Itzik was very friendly with the conductor and knew in advance where and for how long the train would stop.   He was the first to jump down from the high cars when the train drew in at a a station and the first in the queue for boiling water, clutching his big patched kettle which everyone admired and coveted.  He enjoyed trading with peasants who lined up coarse salt and poured it into the knotted sleeve of his jacket.  Further on, where salt was more expensive, he exchanged it for rice, tomatoes and eggs.  The profits were shared with the Uzbek conductor.  They spoke in broken Russian, but when it came to commerce they both understood at a glance.

Itzik used to roam through the cars holding his kettle and distributing candy to the children.  Now and again he would force a tomato or a dried fish into someone’s hand and hurry away.  He was fond of boasting about his finely furnished home in Radam, where he had a big business, but he never mentioned his wife or children who had remained there.  In the evenings, when his memories festered like a badly healed wound, he walked around more talkative than ever, as if trying to convince himself and others that nothing affected him.

Now we’re heading for Tashkent and from there to Fergana,  Itzik informed the passengers one evening.

Where is Fergana?   Bluma asked.

You mean you never heard about the Fergana Canal which the Russians had built through the wilderness?  I even read about it in the Polish newspapers.  The snow that lies in the Pamir Mountains melts in the summer and is passed through the canal to irrigate the desert.  It was a great idea.  What I didn’t know though was that it had been built by exiles like us, like you and me.

Itzik didn’t make it to Fergana.  While the train was stopped in Tashkent, he slipped through the lines of security officers and disappeared.

Bluma sat on the hard seat thinking about the strange name Fergana.  She had never heard of it before.  If in her little town someone had told her that one day she and her family would be on their way there, she would have spat three times to the left and three times to the rights, as her grandmother’s  long live her memory  used to do.

In Christinapol Bluma had virtually forgotten that she had a name.  The children called her mummy; the village housewives, who had great respect for piety, used to refer to her as the ritual slaughterer’s wife, and Hersh-Leib addressed her as a stranger, indirectly.  He used to say:  Maybe the food should be served first? or Tomorrow morning it shouldn’t be forgotten that I need a clean shirt and underwear because I’m going to Beltz for the Sabbath.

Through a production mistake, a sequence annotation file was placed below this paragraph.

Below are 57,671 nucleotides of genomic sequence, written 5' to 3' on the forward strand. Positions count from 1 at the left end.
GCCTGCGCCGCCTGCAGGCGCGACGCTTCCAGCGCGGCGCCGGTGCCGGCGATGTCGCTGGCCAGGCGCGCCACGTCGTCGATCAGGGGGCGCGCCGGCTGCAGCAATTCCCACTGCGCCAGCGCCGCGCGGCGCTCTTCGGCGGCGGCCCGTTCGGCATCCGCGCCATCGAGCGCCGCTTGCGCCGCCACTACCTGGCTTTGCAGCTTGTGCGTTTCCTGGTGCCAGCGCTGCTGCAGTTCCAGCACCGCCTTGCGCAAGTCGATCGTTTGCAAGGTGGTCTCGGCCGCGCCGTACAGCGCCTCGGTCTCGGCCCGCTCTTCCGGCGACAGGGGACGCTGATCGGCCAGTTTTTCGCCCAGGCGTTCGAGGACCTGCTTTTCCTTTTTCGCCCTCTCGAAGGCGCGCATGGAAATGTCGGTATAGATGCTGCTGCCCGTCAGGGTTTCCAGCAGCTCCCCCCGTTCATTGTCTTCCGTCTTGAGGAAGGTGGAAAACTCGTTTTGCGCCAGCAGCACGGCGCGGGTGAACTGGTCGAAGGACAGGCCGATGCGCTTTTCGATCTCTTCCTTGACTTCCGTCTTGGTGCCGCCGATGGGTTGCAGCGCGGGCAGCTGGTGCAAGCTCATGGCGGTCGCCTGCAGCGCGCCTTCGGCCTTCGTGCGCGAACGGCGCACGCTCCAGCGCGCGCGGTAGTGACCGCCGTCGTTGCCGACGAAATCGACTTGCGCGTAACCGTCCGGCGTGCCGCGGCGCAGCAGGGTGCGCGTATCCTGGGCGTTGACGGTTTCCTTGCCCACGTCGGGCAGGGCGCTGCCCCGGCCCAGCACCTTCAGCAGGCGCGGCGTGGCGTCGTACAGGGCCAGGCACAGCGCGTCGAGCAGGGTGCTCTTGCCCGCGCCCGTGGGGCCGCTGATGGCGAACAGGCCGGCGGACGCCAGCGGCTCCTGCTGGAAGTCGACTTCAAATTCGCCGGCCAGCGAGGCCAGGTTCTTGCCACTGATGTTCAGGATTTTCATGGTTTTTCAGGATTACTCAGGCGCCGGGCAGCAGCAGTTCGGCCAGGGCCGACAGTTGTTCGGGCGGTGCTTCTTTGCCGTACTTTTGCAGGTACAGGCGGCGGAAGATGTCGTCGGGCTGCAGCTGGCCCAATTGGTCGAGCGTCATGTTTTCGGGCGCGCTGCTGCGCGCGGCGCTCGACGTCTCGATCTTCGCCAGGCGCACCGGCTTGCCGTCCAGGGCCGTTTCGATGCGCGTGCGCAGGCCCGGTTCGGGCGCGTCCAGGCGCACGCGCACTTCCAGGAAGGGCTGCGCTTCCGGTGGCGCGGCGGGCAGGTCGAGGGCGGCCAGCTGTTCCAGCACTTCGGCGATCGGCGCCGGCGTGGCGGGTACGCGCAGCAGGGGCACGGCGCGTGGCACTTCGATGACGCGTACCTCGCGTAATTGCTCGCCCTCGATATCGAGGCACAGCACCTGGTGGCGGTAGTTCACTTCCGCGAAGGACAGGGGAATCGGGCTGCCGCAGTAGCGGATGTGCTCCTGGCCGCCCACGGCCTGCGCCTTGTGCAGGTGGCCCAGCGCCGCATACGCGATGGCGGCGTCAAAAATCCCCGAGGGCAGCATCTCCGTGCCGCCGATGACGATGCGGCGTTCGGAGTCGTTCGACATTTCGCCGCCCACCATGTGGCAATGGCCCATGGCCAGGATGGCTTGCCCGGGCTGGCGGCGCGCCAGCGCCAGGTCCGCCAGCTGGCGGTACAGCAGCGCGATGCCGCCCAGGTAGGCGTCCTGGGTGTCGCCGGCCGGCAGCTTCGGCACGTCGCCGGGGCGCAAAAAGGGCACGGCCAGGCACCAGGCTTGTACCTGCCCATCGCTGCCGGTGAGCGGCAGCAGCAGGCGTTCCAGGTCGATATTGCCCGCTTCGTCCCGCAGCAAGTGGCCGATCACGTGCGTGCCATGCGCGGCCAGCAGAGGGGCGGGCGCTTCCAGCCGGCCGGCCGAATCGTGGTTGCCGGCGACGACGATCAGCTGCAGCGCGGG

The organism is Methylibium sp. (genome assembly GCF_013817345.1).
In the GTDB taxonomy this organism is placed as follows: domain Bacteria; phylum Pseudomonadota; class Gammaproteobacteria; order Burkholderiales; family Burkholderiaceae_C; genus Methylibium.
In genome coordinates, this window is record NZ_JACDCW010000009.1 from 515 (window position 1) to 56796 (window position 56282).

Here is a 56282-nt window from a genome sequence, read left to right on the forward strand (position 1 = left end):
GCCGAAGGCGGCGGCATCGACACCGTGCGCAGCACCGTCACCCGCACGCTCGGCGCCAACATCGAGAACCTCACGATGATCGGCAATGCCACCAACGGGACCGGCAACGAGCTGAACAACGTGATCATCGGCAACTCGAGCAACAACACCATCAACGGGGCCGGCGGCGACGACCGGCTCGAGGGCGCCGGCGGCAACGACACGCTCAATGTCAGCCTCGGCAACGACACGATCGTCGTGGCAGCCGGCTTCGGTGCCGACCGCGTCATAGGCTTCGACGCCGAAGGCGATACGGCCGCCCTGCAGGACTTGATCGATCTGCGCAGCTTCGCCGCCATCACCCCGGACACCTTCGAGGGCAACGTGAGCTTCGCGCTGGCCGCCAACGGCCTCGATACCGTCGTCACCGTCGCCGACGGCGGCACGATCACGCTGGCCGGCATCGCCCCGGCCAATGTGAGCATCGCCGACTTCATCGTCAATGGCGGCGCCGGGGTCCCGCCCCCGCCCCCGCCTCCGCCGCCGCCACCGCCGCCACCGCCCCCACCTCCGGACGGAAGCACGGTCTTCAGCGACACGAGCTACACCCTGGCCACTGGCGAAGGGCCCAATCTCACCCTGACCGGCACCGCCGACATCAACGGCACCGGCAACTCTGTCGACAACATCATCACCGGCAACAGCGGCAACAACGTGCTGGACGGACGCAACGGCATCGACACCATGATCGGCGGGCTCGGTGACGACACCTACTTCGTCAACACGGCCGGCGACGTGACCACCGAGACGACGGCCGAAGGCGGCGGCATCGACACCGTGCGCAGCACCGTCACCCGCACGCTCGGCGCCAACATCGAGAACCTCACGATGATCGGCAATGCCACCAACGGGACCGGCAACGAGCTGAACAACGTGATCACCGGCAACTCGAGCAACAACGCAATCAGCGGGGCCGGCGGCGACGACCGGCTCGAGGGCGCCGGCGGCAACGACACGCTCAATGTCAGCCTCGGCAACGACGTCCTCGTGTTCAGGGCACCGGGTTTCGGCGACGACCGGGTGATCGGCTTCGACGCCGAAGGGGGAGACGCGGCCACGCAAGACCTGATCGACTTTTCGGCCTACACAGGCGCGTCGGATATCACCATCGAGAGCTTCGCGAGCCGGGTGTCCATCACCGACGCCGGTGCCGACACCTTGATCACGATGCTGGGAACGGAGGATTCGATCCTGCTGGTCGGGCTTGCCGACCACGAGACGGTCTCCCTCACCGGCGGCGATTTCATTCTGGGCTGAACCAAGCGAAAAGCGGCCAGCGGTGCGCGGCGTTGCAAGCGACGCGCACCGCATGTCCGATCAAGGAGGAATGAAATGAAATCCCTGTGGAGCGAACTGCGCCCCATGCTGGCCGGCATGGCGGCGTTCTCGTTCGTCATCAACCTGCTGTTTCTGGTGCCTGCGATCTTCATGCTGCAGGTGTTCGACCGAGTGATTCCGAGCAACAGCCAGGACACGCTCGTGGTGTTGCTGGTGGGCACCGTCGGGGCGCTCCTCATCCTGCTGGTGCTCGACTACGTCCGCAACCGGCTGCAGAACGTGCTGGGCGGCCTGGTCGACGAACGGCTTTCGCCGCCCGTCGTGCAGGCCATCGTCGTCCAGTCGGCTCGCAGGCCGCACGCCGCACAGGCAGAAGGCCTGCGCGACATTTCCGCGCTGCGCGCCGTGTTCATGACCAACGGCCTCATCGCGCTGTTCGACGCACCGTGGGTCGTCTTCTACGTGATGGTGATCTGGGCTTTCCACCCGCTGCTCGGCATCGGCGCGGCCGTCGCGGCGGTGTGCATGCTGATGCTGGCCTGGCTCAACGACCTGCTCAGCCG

In Christinapol, Hersh-Leib was renowned as a scholar and a man of great piety.  He was a ritual slaughterer who enforced the laws of kashruth far more rigorously than the other slaughterers.  As a result, the butcher disliked him.  He’s going to make paupers out of us, they whispered among themselves, because they knew that Hersh-Leib was capable of finding a blemish even in the most flawless cattle.  They therefore drove their cattle stealthily, at night, to the neighboring villages where the ritual slaughterers understood that a Jewish butcher also had a right to earn a living.

Hersh-Leib was never a big breadwinner.  To make ends meet Bluma was compelled to open a kiosk where she sold soda water and candy to the Gentiles.  During the summer she used to chase away the Polish youths who enjoyed stealing from right under her nose, and in the winter her hands were always blistered from the cold.  On the Sabbath and holidays she walked to the synagogue in her beautiful dowry dress, her head high, in her bearing generations of pride and dignity.  One of her children carried the thick, worn prayer book.  In the synagogue, mothers sat their daughters down beside her and asked her to keep an eye on them, so that they wouldn’t lose their place during the services.

All that was until the third day after the New Year in 1939 when the Russian Army occupied Christinapol.  The Jews breathed a sigh of relief during the first few weeks: as bad as it was with the Bolsheviks, it was certainly better than living under the Germans.  At least one was assured of one’s life.  At first, little changed in the town.  Only the shelves of the shops became emptier with each passing day,  the soldiers and officers of the Russian Army took the liberty of sending home huge bundles of clothing and food.  Before blond, bread, sugar and other staples became scarce.

Since it was prohibited to slaughter cattle privately, Hersh-Leib spent the whole day in the synagogue.  Besides, most of the cattle and fowl were requisitioned by the Army.  The horses were sent to the collective farms in Russia.